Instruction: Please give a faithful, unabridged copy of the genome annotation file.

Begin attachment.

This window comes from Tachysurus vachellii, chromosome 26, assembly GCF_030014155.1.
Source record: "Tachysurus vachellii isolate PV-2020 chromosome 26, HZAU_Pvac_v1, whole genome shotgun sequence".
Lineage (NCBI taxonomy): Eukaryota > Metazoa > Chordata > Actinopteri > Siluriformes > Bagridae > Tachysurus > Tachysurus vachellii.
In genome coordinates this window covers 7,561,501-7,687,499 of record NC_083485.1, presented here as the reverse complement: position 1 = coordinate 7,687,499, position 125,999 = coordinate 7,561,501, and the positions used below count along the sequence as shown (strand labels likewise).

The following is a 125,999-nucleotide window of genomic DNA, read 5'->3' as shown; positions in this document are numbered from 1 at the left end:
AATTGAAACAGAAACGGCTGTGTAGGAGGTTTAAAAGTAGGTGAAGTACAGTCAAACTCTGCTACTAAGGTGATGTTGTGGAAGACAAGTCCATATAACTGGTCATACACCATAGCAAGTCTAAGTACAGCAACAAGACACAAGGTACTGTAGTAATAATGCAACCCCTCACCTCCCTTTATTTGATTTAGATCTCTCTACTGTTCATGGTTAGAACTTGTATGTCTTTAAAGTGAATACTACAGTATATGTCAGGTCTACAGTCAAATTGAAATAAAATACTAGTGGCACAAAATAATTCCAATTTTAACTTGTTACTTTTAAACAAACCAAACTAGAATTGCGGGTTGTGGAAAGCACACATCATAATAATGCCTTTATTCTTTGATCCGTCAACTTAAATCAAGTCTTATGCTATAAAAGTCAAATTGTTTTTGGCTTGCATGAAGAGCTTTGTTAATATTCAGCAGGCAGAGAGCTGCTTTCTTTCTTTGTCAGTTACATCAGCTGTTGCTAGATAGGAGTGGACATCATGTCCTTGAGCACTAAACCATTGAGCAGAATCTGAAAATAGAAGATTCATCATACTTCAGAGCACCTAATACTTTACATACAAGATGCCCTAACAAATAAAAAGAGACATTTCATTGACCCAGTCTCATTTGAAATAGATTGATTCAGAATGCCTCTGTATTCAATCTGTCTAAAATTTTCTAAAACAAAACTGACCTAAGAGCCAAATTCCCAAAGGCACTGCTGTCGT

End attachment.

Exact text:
This window comes from Tachysurus vachellii, chromosome 26, assembly GCF_030014155.1.
Source record: "Tachysurus vachellii isolate PV-2020 chromosome 26, HZAU_Pvac_v1, whole genome shotgun sequence".
Lineage (NCBI taxonomy): Eukaryota > Metazoa > Chordata > Actinopteri > Siluriformes > Bagridae > Tachysurus > Tachysurus vachellii.
In genome coordinates this window covers 7,561,501-7,687,499 of record NC_083485.1, presented here as the reverse complement: position 1 = coordinate 7,687,499, position 125,999 = coordinate 7,561,501, and the positions used below count along the sequence as shown (strand labels likewise).

The following is a 125,999-nucleotide window of genomic DNA, read 5'->3' as shown; positions in this document are numbered from 1 at the left end:
AATTGAAACAGAAACGGCTGTGTAGGAGGTTTAAAAGTAGGTGAAGTACAGTCAAACTCTGCTACTAAGGTGATGTTGTGGAAGACAAGTCCATATAACTGGTCATACACCATAGCAAGTCTAAGTACAGCAACAAGACACAAGGTACTGTAGTAATAATGCAACCCCTCACCTCCCTTTATTTGATTTAGATCTCTCTACTGTTCATGGTTAGAACTTGTATGTCTTTAAAGTGAATACTACAGTATATGTCAGGTCTACAGTCAAATTGAAATAAAATACTAGTGGCACAAAATAATTCCAATTTTAACTTGTTACTTTTAAACAAACCAAACTAGAATTGCGGGTTGTGGAAAGCACACATCATAATAATGCCTTTATTCTTTGATCCGTCAACTTAAATCAAGTCTTATGCTATAAAAGTCAAATTGTTTTTGGCTTGCATGAAGAGCTTTGTTAATATTCAGCAGGCAGAGAGCTGCTTTCTTTCTTTGTCAGTTACATCAGCTGTTGCTAGATAGGAGTGGACATCATGTCCTTGAGCACTAAACCATTGAGCAGAATCTGAAAATAGAAGATTCATCATACTTCAGAGCACCTAATACTTTACATACAAGATGCCCTAACAAATAAAAAGAGACATTTCATTGACCCAGTCTCATTTGAAATAGATTGATTCAGAATGCCTCTGTATTCAATCTGTCTAAAATTTTCTAAAACAAAACTGACCTAAGAGCCAAATTCCCAAAGGCACTGCTGTCGT